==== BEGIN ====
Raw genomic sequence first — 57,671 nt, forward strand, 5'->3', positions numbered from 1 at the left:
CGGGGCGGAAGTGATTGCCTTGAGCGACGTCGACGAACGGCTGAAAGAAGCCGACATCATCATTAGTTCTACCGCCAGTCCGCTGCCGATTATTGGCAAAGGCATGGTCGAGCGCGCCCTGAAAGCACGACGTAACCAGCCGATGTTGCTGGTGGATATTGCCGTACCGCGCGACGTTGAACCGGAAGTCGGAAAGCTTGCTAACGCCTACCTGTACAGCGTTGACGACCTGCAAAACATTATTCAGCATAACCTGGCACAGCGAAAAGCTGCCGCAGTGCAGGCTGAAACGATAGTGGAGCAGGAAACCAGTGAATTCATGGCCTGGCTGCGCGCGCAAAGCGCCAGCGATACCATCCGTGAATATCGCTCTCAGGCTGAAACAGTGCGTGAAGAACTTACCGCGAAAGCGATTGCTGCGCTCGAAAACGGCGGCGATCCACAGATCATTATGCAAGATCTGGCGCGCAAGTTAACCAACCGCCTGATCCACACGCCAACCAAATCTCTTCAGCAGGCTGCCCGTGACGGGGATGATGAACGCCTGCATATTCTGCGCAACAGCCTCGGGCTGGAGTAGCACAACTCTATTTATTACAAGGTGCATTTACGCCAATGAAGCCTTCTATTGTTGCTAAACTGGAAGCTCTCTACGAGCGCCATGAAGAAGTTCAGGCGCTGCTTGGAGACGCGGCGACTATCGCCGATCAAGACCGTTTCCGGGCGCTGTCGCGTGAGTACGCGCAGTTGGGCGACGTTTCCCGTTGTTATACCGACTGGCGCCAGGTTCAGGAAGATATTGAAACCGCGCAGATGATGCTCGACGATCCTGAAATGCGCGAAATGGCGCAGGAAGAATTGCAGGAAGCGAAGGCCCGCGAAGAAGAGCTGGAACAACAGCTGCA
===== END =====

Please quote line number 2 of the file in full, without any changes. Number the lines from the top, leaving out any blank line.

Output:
CGGGGCGGAAGTGATTGCCTTGAGCGACGTCGACGAACGGCTGAAAGAAGCCGACATCATCATTAGTTCTACCGCCAGTCCGCTGCCGATTATTGGCAAAGGCATGGTCGAGCGCGCCCTGAAAGCACGACGTAACCAGCCGATGTTGCTGGTGGATATTGCCGTACCGCGCGACGTTGAACCGGAAGTCGGAAAGCTTGCTAACGCCTACCTGTACAGCGTTGACGACCTGCAAAACATTATTCAGCATAACCTGGCACAGCGAAAAGCTGCCGCAGTGCAGGCTGAAACGATAGTGGAGCAGGAAACCAGTGAATTCATGGCCTGGCTGCGCGCGCAAAGCGCCAGCGATACCATCCGTGAATATCGCTCTCAGGCTGAAACAGTGCGTGAAGAACTTACCGCGAAAGCGATTGCTGCGCTCGAAAACGGCGGCGATCCACAGATCATTATGCAAGATCTGGCGCGCAAGTTAACCAACCGCCTGATCCACACGCCAACCAAATCTCTTCAGCAGGCTGCCCGTGACGGGGATGATGAACGCCTGCATATTCTGCGCAACAGCCTCGGGCTGGAGTAGCACAACTCTATTTATTACAAGGTGCATTTACGCCAATGAAGCCTTCTATTGTTGCTAAACTGGAAGCTCTCTACGAGCGCCATGAAGAAGTTCAGGCGCTGCTTGGAGACGCGGCGACTATCGCCGATCAAGACCGTTTCCGGGCGCTGTCGCGTGAGTACGCGCAGTTGGGCGACGTTTCCCGTTGTTATACCGACTGGCGCCAGGTTCAGGAAGATATTGAAACCGCGCAGATGATGCTCGACGATCCTGAAATGCGCGAAATGGCGCAGGAAGAATTGCAGGAAGCGAAGGCCCGCGAAGAAGAGCTGGAACAACAGCTGCA